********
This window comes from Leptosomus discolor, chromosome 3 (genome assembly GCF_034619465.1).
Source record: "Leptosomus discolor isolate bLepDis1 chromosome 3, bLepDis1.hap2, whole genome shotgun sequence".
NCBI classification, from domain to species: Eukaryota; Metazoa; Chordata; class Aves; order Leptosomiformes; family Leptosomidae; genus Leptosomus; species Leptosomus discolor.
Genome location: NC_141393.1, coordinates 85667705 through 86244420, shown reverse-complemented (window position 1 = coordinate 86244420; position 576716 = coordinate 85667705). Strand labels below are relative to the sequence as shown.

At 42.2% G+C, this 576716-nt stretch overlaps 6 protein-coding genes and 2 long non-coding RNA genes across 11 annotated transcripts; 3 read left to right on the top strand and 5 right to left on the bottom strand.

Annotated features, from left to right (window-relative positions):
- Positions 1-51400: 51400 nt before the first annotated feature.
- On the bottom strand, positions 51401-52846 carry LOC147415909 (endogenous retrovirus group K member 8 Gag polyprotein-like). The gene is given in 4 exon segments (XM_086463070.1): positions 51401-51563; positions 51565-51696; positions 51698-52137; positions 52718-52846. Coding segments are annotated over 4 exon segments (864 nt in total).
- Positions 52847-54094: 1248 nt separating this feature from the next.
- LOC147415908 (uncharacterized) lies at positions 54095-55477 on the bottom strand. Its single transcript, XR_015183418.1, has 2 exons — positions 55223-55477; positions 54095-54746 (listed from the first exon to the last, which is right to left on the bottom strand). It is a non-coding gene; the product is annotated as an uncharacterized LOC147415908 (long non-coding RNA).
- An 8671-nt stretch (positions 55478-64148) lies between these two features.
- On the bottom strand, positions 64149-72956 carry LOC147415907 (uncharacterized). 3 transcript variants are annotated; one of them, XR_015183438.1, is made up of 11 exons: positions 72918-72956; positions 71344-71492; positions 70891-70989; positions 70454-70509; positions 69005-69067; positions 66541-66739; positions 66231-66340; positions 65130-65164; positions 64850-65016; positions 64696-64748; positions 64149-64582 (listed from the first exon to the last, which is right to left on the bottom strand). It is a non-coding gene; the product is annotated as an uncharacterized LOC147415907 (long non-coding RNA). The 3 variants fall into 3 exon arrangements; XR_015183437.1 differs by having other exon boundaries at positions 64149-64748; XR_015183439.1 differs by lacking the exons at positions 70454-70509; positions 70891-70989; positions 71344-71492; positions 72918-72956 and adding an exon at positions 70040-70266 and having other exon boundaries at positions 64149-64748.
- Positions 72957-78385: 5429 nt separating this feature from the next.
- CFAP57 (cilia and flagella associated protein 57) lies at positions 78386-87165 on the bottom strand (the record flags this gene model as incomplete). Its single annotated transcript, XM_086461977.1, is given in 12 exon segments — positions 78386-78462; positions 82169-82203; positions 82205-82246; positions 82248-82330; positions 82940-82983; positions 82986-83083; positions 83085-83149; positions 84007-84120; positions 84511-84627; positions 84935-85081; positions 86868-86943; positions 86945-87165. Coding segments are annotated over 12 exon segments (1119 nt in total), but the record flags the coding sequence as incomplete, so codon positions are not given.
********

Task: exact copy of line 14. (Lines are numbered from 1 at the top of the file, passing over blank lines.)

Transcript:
- CFAP57 (cilia and flagella associated protein 57) lies at positions 78386-87165 on the bottom strand (the record flags this gene model as incomplete). Its single annotated transcript, XM_086461977.1, is given in 12 exon segments — positions 78386-78462; positions 82169-82203; positions 82205-82246; positions 82248-82330; positions 82940-82983; positions 82986-83083; positions 83085-83149; positions 84007-84120; positions 84511-84627; positions 84935-85081; positions 86868-86943; positions 86945-87165. Coding segments are annotated over 12 exon segments (1119 nt in total), but the record flags the coding sequence as incomplete, so codon positions are not given.